The series was commissioned by the Fox Network, and the first season premiered on August 23, 1998, with an initial order of 22 episodes (extended to 25 on January 12, 1999). The series did well, rating highly among several target demographics, including adults aged 18-49, as well as teenage viewers. In February 1999, Fox ordered a second season, and as ratings rose the following September, the network opted to renew the series for two more seasons, bringing the total to four. Continuing success saw changing time slots (Sundays to Mondays to Tuesdays to Wednesdays to Thursdays), as well as four additional seasons.
The eighth season was announced to be the final season of the show on January 17, 2006, and the final episode was filmed a month later, on February 17, 2006. "That '70s Finale" originally aired on May 18, 2006.
Relationships among the teens are explored, the primary focus being between Eric and Donna, who are the responsible ones, as evidenced in episodes such as "Dine and Dash." Their relationship sharply contrasts with the on-again, off-again relationship between Kelso and Jackie, who were usually portrayed as mutually obsessed despite their arguments and denials of love to spite one another. In both relationships, the couples have harsh disagreements, but come to terms with their differences. Jackie subsequently moved on to Hyde and later Fez as the series progressed.
Other main characters include Eric's overbearing Korean war veteran father, Red (Kurtwood Smith), his nice, yet overbearing mother Kitty (Debra Jo Rupp), who is struggling to be a caring mom and housewife while working as a nurse in a local hospital, and his older sister Laurie (Lisa Robin Kelly, 1998-2003 and Christina Moore, 2003-2004), whose promiscuity is the butt of many jokes by the teenagers but does not deter Kelso from making moves on her. The show also depicts the relationship of Midge and Bob Pinciotti (Tanya Roberts and Don Stark), Donna's dim-witted parents, both of whom are easily influenced by the 1970s movements and fads, which places occasional stress on their marriage. Tommy Chong appeared as a frequently recurring character, Leo, the aging hippie owner of the Fotohut.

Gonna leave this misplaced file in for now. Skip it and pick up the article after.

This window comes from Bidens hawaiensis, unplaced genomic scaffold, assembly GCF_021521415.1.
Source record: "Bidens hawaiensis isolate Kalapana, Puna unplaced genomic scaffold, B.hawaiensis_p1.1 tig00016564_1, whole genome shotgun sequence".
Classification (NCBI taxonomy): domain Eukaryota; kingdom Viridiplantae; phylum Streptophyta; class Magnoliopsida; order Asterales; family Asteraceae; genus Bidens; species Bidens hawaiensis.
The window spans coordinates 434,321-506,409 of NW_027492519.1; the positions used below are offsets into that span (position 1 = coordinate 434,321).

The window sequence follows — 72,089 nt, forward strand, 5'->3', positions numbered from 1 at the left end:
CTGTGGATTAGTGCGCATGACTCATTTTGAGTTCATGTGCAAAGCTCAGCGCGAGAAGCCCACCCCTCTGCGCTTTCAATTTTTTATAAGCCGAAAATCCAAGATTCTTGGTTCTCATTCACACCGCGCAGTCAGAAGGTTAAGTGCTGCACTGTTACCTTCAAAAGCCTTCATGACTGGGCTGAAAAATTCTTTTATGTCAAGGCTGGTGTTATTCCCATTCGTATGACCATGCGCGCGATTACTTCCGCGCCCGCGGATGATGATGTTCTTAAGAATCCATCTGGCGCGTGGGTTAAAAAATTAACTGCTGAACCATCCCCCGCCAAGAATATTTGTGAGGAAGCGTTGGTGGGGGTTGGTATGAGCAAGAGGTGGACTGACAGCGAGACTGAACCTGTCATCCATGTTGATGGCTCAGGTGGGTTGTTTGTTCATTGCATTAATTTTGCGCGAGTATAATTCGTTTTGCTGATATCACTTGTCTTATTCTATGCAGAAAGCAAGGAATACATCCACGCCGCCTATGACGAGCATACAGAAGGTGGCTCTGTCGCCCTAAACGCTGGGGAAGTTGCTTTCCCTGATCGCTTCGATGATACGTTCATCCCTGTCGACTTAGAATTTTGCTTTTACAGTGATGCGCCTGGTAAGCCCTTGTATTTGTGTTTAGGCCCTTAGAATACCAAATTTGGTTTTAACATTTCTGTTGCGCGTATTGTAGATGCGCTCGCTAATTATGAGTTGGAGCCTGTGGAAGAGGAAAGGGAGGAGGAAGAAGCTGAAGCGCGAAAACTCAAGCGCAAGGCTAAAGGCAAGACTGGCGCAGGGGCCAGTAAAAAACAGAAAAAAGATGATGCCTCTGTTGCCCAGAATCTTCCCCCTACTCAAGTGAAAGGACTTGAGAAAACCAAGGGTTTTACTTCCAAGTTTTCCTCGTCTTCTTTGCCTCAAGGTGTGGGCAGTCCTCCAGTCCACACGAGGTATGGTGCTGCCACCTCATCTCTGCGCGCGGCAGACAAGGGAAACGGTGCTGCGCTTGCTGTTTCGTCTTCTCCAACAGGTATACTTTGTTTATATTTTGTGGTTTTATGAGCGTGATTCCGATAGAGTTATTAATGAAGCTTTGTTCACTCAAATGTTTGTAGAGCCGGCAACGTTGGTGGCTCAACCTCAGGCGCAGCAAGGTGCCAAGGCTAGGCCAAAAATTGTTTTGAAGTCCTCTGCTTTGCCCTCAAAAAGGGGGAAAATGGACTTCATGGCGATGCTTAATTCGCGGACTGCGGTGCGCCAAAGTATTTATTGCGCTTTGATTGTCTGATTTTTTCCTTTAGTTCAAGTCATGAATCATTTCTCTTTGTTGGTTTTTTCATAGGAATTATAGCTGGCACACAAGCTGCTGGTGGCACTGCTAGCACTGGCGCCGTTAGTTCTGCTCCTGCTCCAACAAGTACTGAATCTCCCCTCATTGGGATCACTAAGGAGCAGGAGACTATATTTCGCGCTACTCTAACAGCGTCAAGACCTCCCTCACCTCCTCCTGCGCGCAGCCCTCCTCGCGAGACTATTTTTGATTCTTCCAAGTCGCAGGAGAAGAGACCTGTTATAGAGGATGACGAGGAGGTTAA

Eric Forman and Michael Kelso were written out of the series after the seventh season, as actors Topher Grace and Ashton Kutcher were to star in movies to be filmed during the eighth season. (Grace in Spider-Man 3 and Kutcher in The Guardian). Kelso appears in the first four episodes of the eighth season (with Kutcher credited as a special guest star) before moving to Chicago. Longtime character Leo returned with a more prominent role to help fill the gap. Eric Forman was originally supposed to be replaced by his new friend Charlie, played by Bret Harrison, but the character was killed off after the actor was offered a lead role for the show Reaper. A new character named Randy Pearson, played by Josh Meyers, was introduced to take Eric Forman's place. Another new character, Samantha, played by Judy Tylor, was added to the cast as Hyde's wife for nine episodes, but both she and Meyers had their roles minimalized following a negative response from the fans over the season's new characters. Both Eric and Kelso returned for the series' final episode. The location of the show's introduction was also changed from Eric's 1969 to the "Circle."
|Actor/Actress||Character name||Years credited as regular cast|
|Topher Grace||Eric Forman||1998–20051|
|Laura Prepon||Donna Pinciotti||1998–2006|
|Danny Masterson||Steven Hyde||1998–2006|
|Ashton Kutcher||Michael Kelso||1998–20052|
|Mila Kunis||Jackie Burkhart||1998–2006|
|Kurtwood Smith||Red Forman||1998–2006|
|Debra Jo Rupp||Kitty Forman||1998–2006|
|Don Stark||Bob Pinciotti||1998–2006|
|Tanya Roberts||Midge Pinciotti||1998–20013|
|Lisa Robin Kelly||Laurie Forman||1999–20014|
|Tommy Chong||Leo Chingkwake||2001–2002, 2005–20065|
|Josh Meyers||Randy Pearson||2005–20066|